- The Washington Times - Tuesday, July 27, 2021

Likely California voters are split on whether to recall Gov. Gavin Newsom, but if they do oust him, conservative radio host Larry Elder leads the field to replace him, according to a poll released Tuesday.

The UC Berkeley Institute of Governmental Studies survey co-sponsored with the Los Angeles Times found that 47% of likely voters support the Sept. 14 recall and 50% oppose it, just outside the poll’s margin of error.

Leading the list of Republican candidates vying to supplant the Democratic governor is Mr. Elder, who qualified for the recall ballot just last week after a court fight with Secretary of State Shirley Weber.

Mr. Elder was the first choice of 18% of likely voters, followed by businessman John Cox and former San Diego Mayor Kevin Faulconer, who each took 10%, while 40% said they remain undecided.

Despite her celebrity status, reality television star Caitlyn Jenner drew just 3% support, putting her behind Assemblyman Kevin Kiley at 5% and real estate broker and YouTuber Kevin Paffrath with 3%.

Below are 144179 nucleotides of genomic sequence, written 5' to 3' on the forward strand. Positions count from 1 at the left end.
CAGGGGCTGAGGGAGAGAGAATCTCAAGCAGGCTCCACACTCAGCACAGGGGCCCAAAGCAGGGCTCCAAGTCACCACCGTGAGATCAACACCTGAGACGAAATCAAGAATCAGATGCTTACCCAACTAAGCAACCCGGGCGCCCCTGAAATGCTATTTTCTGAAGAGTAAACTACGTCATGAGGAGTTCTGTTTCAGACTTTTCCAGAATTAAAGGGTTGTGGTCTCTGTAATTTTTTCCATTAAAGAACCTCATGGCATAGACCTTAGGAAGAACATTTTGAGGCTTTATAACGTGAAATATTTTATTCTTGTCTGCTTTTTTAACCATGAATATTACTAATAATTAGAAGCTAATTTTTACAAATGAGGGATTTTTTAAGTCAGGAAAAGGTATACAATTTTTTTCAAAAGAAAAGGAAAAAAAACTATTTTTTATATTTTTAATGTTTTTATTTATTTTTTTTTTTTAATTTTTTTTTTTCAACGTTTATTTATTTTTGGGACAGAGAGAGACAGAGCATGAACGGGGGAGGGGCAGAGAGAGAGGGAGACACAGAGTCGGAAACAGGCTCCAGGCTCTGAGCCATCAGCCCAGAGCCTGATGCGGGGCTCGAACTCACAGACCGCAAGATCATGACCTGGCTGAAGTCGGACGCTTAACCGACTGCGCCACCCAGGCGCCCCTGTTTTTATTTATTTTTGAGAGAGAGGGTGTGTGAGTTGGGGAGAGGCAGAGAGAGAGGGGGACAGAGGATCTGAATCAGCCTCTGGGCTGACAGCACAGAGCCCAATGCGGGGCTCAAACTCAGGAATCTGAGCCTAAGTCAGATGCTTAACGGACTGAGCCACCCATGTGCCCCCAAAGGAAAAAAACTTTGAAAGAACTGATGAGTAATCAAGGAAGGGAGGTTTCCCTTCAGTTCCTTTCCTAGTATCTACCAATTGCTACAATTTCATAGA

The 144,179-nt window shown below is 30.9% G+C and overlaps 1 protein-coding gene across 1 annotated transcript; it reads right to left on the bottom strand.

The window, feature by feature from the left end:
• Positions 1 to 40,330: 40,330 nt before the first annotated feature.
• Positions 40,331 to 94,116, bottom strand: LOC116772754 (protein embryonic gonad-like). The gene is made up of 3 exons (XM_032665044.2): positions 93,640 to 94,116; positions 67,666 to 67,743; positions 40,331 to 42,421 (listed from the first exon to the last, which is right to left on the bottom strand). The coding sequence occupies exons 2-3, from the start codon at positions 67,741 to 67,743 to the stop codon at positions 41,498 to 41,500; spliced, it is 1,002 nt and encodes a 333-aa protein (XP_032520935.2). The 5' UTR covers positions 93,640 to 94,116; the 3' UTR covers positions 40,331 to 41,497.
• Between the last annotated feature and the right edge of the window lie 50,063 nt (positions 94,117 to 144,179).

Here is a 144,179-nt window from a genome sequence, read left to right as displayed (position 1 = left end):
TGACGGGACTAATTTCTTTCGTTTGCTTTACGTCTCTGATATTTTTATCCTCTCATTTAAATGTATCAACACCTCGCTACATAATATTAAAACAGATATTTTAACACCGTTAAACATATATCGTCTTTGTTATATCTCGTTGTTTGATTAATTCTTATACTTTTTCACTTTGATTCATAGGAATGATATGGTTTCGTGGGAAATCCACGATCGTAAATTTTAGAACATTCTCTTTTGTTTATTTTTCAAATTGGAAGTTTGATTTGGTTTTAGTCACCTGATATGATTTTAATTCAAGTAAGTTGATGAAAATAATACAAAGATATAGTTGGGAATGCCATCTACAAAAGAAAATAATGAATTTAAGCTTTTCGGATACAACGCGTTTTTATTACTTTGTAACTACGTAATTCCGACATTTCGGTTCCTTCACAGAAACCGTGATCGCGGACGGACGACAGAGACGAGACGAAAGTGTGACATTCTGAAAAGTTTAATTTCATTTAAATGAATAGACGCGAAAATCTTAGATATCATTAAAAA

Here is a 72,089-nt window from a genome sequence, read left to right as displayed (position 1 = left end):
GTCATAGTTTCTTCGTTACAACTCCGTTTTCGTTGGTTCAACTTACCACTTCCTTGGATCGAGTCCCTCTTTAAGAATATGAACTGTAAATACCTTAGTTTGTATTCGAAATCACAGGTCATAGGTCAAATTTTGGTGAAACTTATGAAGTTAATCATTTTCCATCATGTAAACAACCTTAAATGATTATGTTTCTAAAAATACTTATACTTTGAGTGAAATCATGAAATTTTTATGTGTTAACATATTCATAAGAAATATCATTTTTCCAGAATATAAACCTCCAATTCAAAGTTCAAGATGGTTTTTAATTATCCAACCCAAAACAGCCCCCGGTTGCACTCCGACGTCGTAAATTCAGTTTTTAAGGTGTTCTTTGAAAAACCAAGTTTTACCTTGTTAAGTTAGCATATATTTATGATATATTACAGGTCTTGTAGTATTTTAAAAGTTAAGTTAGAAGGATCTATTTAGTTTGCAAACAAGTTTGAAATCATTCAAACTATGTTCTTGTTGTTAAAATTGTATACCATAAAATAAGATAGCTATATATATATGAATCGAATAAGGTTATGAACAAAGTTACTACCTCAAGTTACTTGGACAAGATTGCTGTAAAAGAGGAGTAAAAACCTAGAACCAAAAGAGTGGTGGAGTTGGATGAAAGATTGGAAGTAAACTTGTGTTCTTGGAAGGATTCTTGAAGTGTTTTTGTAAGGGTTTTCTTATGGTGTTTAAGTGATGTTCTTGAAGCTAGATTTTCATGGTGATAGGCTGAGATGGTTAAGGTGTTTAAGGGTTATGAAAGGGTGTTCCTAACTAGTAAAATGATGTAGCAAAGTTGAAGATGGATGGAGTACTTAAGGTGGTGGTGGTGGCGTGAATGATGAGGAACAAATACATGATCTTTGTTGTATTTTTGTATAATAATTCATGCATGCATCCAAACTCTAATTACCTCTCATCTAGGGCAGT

The results were consistent with an Inside California Politics/Emerson College poll of registered voters released July 21 that found Mr. Elder leading the field with 16%, followed by Mr. Cox and Mr. Faulconer with 6%.

While Democrats have counted on their enormous registration advantage to save Mr. Newsom, the poll found that Republican voters are far more energized, with 90% expressing a high level of interest in the recall versus Democrats at 58% and Independents at 53%.

“Democrats, at least in the middle of July, almost unanimously believed that Newsom will defeat the recall. I think that may be contributing to some complacency among those voters. Republicans, on the other hand, are confident that they can turn out the governor,” poll director Mark DiCamillo told the Times. “I think the Newsom campaign really has to light a fire among the Democrats and say, ‘Look, the outcome is in jeopardy unless you get out there and vote.’”

The percentage of registered voters — as opposed to likely voters — who support and oppose the recall remained static: 36% said they support ousting Mr. Newsom and 51% said they want him retained, almost identical to the Berkeley poll’s April split of 36% and 49%.

State officials will start mailing ballots to all active registered voters on Aug. 16 in keeping with a law signed last year by Mr. Newsom, although those who prefer to vote in person still have that option.

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